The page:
10. Palaui Island, Cagayan Valley, Philippines
Glorious white sands meet volcanic rocks and blue-green waters topside, while coral gardens and a rich marine reserve meet divers under the surface. Palaui is all about raw beauty. Treks to get there require battling thorny grass, muddy ground and a mangrove forest.
Highlights: With no resorts or hotels, Palaui has only two real options: camping under the stars or home stays.
The South Pacific island nation of Vanuatu broke into the headlines a few years ago when the Happy Planet Index ranked it the happiest nation on Earth. With beaches like this, how could locals not be euphoric?
Highlight: The beach gets its name from a phenomenon witnessed by the first travelers to the region — the shallow waters appear to fizz at low tide, as if the beach is swimming in bubbly. The effect is caused by gas escaping from volcanic rocks on the seafloor.
Bora Bora is like the Gwyneth Paltrow of beaches: a little too perfect to be believable. But the spell that this small island in French Polynesia has cast on probably every traveler ever to dip a toe into its soft sands or calm waters has yet to be broken. Bora Bora is a heavy tourist destination — luxury resorts and budget bungalows dapple the white sand perimeter. But its best spot, Matira Beach, reminds you why places like this become popular in the first place.
Highlight: Visitors can feed sharks, hunt for black pearls, look through World War II memorabilia or just laze on the sand.
White sands, pink granite rock formations and green peaks make for one of Tasmania’s most stunning coastal scenes. It’s part of Freycinet National Park, northeast of Hobart.
Highlights: Hiking, snorkeling, kayaking and boating are popular pastimes, but so is lying on the beach admiring the scenery.
An inappropriate name does nothing to spoil the flawless aesthetics of this lengthy strip of sand. The chair, umbrella, bracelet and Jet Ski touts might be a challenge to your good mood, but if you walk eastward away from the busy section you’ll be able to take in one of the world’s best beaches uninterrupted.
Highlight: There are strong undercurrents in the waters offshore.
Though nudity is technically banned on St. Barths, this is one of two beaches on the French Leeward Island that attracts naturists (perhaps due to its distance from developed areas). It can get windy and there’s little shade, but the photo ops are magnificent.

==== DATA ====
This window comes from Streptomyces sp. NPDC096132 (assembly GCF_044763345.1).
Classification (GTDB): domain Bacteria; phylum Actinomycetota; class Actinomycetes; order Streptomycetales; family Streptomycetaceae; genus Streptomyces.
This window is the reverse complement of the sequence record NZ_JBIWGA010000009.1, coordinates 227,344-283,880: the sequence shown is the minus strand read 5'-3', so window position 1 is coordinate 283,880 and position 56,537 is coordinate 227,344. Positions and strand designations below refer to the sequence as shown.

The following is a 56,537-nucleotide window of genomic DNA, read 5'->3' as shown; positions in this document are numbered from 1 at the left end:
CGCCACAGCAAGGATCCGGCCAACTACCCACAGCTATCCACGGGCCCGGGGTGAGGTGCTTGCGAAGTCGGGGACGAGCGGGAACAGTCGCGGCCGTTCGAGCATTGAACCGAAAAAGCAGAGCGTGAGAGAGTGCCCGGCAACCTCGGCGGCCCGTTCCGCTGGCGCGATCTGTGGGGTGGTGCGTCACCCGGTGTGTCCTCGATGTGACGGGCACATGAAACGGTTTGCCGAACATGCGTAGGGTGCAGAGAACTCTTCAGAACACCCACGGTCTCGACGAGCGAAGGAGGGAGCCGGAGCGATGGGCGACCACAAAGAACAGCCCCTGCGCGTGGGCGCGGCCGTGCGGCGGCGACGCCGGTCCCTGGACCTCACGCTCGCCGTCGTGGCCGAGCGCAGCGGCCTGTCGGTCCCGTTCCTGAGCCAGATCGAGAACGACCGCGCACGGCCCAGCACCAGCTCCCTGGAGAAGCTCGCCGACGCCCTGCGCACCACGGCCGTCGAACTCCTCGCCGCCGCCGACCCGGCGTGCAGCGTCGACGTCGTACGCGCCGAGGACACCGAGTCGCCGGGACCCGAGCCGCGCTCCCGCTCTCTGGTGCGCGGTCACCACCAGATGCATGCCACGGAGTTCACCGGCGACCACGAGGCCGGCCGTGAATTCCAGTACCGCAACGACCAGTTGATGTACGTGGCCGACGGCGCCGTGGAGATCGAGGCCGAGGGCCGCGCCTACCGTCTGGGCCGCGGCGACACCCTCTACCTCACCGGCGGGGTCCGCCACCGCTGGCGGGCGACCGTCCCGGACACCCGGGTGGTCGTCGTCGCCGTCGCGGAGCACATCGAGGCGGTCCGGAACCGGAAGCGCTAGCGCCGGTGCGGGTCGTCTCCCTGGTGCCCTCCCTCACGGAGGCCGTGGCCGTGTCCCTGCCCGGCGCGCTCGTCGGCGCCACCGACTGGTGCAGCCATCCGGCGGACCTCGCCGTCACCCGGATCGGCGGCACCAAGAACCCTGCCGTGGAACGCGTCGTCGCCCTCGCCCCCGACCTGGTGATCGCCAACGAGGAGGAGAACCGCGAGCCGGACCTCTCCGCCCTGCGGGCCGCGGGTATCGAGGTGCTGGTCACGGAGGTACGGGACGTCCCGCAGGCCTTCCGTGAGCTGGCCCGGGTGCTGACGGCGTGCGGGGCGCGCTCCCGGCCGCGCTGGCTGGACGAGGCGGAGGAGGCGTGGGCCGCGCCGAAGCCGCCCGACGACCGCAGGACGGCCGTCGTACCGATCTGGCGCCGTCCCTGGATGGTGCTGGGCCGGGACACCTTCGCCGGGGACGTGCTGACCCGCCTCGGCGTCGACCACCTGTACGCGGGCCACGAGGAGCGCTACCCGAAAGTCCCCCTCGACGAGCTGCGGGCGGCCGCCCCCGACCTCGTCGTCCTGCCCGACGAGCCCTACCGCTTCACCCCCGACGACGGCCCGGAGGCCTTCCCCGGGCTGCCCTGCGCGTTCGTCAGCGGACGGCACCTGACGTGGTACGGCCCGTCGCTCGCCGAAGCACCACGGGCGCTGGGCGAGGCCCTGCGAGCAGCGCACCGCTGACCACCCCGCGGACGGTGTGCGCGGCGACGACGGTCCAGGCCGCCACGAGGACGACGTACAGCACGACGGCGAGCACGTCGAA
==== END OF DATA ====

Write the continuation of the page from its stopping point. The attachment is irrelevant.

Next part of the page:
Highlight: A marsh area behind the beach is a habitat for tropical birds.
This ribbon of sand on the Seychelles’ third-largest island, La Dique, mixes salt-white and flamingo-pink sands to create one of the most photographed beaches in the world. A reef keeps the water calm for good snorkeling.
Highlight: Nearby restaurant Lanbousir offers local Creole dishes, including a tempting fruit-bat curry. DIY eaters can fix their own picnic with food from a supermarket just five minutes from the beach.
You need only hear the name of this beach to feel a little calmer. The pride of Provo Island is tourist heavy, but that’s because it’s one of the best (third best, we say) beaches in the world. Just offshore, a coral reef protects the beach and harbors marine life normally seen in Jacques Cousteau documentaries.
Highlight: This perfect, tranquil beach destination has few touts to disturb your lazing and abundant restaurants and resorts.
2. Rabbit Beach, Lampedusa, Italy
With blinding white cliffs, fluorescent blue waters, warm temperatures and dry-desert land, it’s little wonder this place frequently tops favorite beach lists. Protected turtles lay eggs here and dolphins can be seen in the water.
Highlight: The nearby volcanic isle of Linosa, featuring a spectacular black and red Mars-like beach.
Secluded and easy to skip because it takes some effort to get here, Grand Anse on La Digue is the archetypal beach, the benchmark against which others must be judged. It’s a must, especially if you’re a surfer.
Worth knowing: The waves can be boisterous and there’s not much shade.